- Dunstan 2011, pp. 405–406; Goldsworthy 2009, pp. 70–71; Davenport 2017, p. 77.
- Davenport 2017, p. 76.
- Greenwalt 2000, p. 383.
- Goldsworthy 2009, p. 74.
- Jones 2005, p. 2.
- Birley 1999, p. 192.
- Potter 2004, p. 148.
- Salisbury 2001, p. 183.
- Burns 2006, p. 209.
- Department of Greek and Roman Art 2000.
- Cassius Dio, Roman History, Epitome of Book LXXIX Archived 2012-05-26 at Archive.today.
- Dzielska & Stucchi 1986, p. 14.
- Southern 2008, p. 119.
- Baharal 1992. For a comparison between the facial structures of Domna and Faustina the Younger, see Baharal, Plates I and II.
- Baharal, Drora (1992). "The Portraits of Julia Domna from the Years 193–211 A.D. and the Dynastic Propaganda of L. Septimius Severus". Latomus. 51 (T. 51, Fasc. 1): 110–118. JSTOR 41536198.
- Ball, Warwick (2016). Rome in the East: The Transformation of an Empire. Taylor & Francis. ISBN 978-1-317-29634-8.
- Bédoyère, Guy de la (2018). Domina: The Women Who Made Imperial Rome.
- Bernario, H. W. (1958). "Julia Domna: Mater Senatus et Patriae". Phoenix. 12 (2): 67–70. doi:10.2307/1086523. JSTOR 1086523.
- Birley, Anthony (1999). Septimius Severus: The African Emperor. Routledge. ISBN 0-203-02859-7.
- Bowersock, Glen Warren (1994). Roman Arabia. Harvard University Press. ISBN 978-0-674-77756-9.
- Bowman, Alan; Garnsey, Peter; Cameron, Averil (2005). The Cambridge Ancient History: Volume 12, The Crisis of Empire, AD 193–337. Cambridge University Press. ISBN 978-0-521-30199-2.
- Burns, Jasper (2006). Great Women of Imperial Rome: Mothers and Wives of the Caesars. Routledge. ISBN 9781134131853.
- Collingwood, R. G. (Robin George) (1998) . Roman Britain and the English settlements. Myres, J. N. L. (John Nowell Linton). New York: Biblo and Tannen. ISBN 0819611603. OCLC 36750306.
- Davenport, Caillan (2017-08-02). "The Sexual Habits of Caracalla: Rumour, Gossip, and Historiography" (PDF). Histos. 75 (100). ISSN 2046-5963.
- Department of Greek and Roman Art (2000). "The Severan Dynasty (193–235 A.D.)". Heilbrunn Timeline of Art History. New York: The Metropolitan Museum of Art. Archived from the original on 2019-05-03. Retrieved 2019-06-06.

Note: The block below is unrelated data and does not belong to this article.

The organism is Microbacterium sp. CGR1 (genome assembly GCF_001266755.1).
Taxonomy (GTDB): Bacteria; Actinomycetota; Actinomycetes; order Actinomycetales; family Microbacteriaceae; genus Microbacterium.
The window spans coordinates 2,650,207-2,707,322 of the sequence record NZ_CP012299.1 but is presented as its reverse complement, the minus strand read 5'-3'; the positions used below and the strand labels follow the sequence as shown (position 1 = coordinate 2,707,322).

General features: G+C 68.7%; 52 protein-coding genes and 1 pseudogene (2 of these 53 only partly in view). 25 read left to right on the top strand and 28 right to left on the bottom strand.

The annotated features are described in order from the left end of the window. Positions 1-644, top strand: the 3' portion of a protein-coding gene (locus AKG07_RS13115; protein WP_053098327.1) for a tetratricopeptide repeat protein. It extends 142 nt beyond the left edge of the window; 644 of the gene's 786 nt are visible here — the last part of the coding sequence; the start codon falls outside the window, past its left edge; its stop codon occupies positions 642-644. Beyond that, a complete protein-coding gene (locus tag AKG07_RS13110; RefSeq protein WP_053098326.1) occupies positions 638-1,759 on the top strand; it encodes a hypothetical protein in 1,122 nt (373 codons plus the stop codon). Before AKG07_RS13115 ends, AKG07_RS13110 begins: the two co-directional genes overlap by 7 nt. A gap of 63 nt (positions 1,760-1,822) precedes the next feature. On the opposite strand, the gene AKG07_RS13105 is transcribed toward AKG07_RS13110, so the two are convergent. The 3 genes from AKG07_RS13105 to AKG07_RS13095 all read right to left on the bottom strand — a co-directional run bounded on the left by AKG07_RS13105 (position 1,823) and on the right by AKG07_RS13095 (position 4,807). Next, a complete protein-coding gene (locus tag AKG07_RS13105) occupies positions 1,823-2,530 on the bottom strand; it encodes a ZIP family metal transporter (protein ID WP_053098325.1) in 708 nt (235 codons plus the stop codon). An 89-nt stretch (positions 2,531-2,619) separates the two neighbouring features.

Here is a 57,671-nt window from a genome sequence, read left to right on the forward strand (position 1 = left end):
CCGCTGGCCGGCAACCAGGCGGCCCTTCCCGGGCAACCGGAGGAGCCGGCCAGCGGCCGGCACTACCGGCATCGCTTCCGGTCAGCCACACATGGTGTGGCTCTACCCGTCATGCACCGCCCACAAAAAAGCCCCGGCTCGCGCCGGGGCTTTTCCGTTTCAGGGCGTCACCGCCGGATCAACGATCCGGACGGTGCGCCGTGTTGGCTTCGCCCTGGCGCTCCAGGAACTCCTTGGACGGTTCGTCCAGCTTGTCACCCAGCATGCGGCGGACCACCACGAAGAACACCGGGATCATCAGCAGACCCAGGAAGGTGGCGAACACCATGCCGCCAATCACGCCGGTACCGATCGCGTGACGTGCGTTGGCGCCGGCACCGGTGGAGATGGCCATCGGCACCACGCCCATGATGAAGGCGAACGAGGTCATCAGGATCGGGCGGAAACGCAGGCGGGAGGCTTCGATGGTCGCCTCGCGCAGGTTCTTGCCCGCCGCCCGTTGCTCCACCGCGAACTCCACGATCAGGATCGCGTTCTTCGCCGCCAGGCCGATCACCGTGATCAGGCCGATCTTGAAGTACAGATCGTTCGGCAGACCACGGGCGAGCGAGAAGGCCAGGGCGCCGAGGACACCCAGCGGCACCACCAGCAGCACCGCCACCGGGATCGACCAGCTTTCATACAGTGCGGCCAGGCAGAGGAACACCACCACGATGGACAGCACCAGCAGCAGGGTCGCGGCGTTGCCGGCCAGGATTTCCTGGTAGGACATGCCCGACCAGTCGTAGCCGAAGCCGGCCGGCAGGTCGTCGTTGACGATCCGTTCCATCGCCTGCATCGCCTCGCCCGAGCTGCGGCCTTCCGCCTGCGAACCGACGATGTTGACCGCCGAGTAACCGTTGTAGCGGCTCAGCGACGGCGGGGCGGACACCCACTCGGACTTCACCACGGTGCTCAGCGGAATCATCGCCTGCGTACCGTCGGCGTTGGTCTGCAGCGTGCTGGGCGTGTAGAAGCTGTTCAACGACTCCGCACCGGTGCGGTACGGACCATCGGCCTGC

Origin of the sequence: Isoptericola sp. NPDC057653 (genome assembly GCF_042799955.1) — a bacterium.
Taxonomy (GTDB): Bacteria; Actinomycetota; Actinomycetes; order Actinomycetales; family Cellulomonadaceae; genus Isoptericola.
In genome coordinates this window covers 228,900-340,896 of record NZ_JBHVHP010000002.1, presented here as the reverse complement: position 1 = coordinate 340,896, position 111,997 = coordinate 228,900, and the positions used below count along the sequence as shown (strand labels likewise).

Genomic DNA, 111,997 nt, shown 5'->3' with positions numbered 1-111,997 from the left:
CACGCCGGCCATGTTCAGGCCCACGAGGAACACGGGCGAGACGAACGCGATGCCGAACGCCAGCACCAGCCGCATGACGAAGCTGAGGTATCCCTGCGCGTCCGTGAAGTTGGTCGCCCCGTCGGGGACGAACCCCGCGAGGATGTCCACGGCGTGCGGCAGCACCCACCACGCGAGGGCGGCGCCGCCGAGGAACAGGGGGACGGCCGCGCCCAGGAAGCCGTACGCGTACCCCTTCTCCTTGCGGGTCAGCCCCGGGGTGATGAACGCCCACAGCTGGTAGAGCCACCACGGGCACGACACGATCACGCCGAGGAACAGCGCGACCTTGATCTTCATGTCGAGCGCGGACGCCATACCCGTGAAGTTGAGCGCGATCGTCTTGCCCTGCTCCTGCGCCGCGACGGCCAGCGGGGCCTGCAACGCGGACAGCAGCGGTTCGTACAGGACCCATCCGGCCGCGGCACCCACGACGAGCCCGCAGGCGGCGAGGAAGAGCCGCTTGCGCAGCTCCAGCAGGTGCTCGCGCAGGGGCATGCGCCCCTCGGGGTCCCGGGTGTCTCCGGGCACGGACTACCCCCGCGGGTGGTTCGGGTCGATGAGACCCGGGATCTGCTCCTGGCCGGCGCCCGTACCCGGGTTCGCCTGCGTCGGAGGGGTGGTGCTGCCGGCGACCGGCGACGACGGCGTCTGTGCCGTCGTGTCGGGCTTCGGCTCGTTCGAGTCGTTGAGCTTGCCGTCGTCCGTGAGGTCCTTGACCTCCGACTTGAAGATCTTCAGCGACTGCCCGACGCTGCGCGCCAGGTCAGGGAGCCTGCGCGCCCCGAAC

- Dunstan, William E. (2011). Ancient Rome. Lanham: Rowman and Littlefield. ISBN 978-0-7425-6832-7.
- Dzielska, Maria; Stucchi, Sandro (1986). Apollonius of Tyana in Legend and History. ISBN 88-7062-599-0.
- Fishwick, Duncan (2005). The Imperial Cult in the Latin West: Studies in the Ruler Cult of the Western Provinces of the Roman Empire. E.J. Brill.
- Gagarin, Michael (2010). The Oxford Encyclopedia of Ancient Greece and Rome. Oxford University Press. ISBN 978-0-1951-7072-6.
- Gibbon, Edward (1831). The History of the Decline and Fall of the Roman Empire. New York.
- Goldsworthy, Adrian (2009). How Rome Fell: death of a superpower. New Haven: Yale University Press. ISBN 978-0-300-16426-8.
- Greenwalt, William S. (2000). Commire, Anne; Klezmer, Deborah (eds.). Women in World History.
- Jones, Christopher P. (2005). Philostratus, The Life of Apollonius of Tyana. Harvard University Press.
- Langford, Julie (2013). Maternal Megalomania: Julia Domna and the Imperial Politics of Motherhood.
- Levick, Barbara (2007). Julia Domna: Syrian Empress. Routledge. ISBN 978-1-134-32351-7.
- Lindner, Molly M. (2015). Portraits of the Vestal Virgins: Priestesses of Ancient Rome. Ann Arbor, MI: University of Michigan Press.
- Potter, David S (2004). The Roman Empire at Bay AD 180–395. Routledge. ISBN 0-415-10058-5.
- Rahman, Abdur (2001). The African Emperor? The Life, Career, and Rise to Power of Septimius Severus, MA thesis. University of Wales Lampeter. Archived from the original on 2017-10-29. Retrieved 2017-07-07.
- Rodinson, Maxime (1981). The Arabs. University of Chicago Press. ISBN 978-0-2267-2356-3.
- Rowlandson, Jane; Bagnall, Roger S. (1998). Women and Society in Greek and Roman Egypt: A Sourcebook.
- Salisbury, Joyce E. (2001). Encyclopedia of Women in the Ancient World. ABC-CLIO. p. 183. ISBN 9781576070925.
- Shahîd, Irfan (1984). Rome and the Arabs: A Prolegomenon to the Study of Byzantium and the Arabs. Dumbarton Oaks Research Library and Collection. ISBN 0-88402-115-7.
- Société française de numismatique et d'archéologie (1873). Comptes rendus de la Société française de numismatique et d'archéologie (in French). IV. Paris.
- Southern, Pat (2008). Empress Zenobia: Palmyra's Rebel Queen. Bloomsbury Publishing. ISBN 978-1-441-17351-5.
|Wikimedia Commons has media related to Julia Domna.|
- Minaud, Gérard (2012). Les vies de 12 femmes d'empereur romain: devoirs, intrigues & voluptés (in French). Harmattan. pp. 211–242. ISBN 978-2-3360-0291-0.
- Fejfer, Jane (2008). Roman Portraits in Context. Walter de Gruyter. ISBN 978-3-1101-8664-2.
| Empress of Rome
with Fulvia Plautilla (202–205)